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Tax Talk with George Saenz

Ask the tax adviser

How the government tracks foreign bank accounts

Dear Tax Talk:
Due to an oversight, I incorrectly stated "no" to the question of holding a foreign bank account on last year's return. This resulted in me not filing the TD F 90-22.1.

How do I correct it? Will I have to file an amended return? Isn't it correct that my tax won't change because the foreign bank account interest reporting is actually separate from 1040? Or should I file just a separate TD F 90-22.1 for last year, along with this year's filing?
Thank you in advance.
Santosh

Dear Santosh:
This is a grave and unforgivable tax sin; I don't know how you can sleep at night. Your thoughtful inquiry and sleepless nights will probably work to keep you out of jail. While it is not illegal to have a foreign bank account, the Treasury Department, of which the Internal Revenue Service is a branch, requires taxpayers to report certain information about these accounts.

Form TD F 90-22.1, Report of Foreign Bank and Financial Accounts (you would think they could come up with a simpler name) is used by U.S. residents, citizens and domestic corporations to report information about foreign bank or brokerage accounts.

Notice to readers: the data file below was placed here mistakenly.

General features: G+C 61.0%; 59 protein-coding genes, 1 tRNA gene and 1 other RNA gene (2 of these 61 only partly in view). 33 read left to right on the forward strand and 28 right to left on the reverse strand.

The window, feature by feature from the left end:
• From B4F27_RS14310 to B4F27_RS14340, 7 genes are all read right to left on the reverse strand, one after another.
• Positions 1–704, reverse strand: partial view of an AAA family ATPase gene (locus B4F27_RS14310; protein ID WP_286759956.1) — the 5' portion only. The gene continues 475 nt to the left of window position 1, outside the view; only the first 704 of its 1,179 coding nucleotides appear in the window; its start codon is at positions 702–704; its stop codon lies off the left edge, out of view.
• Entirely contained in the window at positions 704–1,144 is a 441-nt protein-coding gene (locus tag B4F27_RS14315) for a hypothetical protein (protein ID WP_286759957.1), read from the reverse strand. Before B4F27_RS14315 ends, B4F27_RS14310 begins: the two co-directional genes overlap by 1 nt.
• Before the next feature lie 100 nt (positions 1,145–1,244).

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U.S. taxpayers are obligated to report these accounts on this separate form if they have a financial interest or signature authority accounts with a value greater than $10,000. The separate form must be filed by June 30 of each year. There are penalties for failing to file the report, but in practice I have not seen the Treasury Department assess these penalties for late filing.

Filers are required to report earnings and gains and losses on these accounts on their individual income tax returns, such as on Schedules B and D. In addition, Line 7A of Schedule B requires you to disclose the account. If you forgot to report the account earnings on your Form 1040 for 2000 or did not disclose the account on Schedule B, you should prepare an amended tax return.

-- Posted: April 5, 2002

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See Also
Foreign taxes can help cut U.S. IRS bill
Form 1040-X gives taxpayers a second chance

IRS notices: what they mean, what to do

More tax adviser stories
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